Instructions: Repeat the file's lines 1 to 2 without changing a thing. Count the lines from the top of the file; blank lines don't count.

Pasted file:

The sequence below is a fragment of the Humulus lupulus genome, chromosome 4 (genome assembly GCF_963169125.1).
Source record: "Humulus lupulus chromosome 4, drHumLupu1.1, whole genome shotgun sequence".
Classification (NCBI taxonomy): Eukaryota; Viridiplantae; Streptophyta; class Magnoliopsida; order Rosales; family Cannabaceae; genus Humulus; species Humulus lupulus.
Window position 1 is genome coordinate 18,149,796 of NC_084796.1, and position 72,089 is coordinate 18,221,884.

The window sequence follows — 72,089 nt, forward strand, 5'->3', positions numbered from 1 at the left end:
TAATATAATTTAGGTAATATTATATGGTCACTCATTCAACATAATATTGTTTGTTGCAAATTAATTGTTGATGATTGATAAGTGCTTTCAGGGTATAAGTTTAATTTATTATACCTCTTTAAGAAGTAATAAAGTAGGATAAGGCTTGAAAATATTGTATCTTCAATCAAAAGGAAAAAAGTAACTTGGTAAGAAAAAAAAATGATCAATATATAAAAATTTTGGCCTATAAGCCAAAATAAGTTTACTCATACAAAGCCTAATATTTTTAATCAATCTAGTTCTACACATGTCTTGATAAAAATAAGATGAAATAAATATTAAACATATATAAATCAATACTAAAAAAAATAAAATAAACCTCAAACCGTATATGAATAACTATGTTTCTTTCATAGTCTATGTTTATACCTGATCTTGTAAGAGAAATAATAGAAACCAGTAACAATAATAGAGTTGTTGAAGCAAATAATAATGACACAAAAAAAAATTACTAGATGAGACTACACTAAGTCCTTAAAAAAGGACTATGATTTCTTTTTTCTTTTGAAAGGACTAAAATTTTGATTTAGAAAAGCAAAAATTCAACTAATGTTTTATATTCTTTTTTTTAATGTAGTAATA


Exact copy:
The sequence below is a fragment of the Humulus lupulus genome, chromosome 4 (genome assembly GCF_963169125.1).
Source record: "Humulus lupulus chromosome 4, drHumLupu1.1, whole genome shotgun sequence".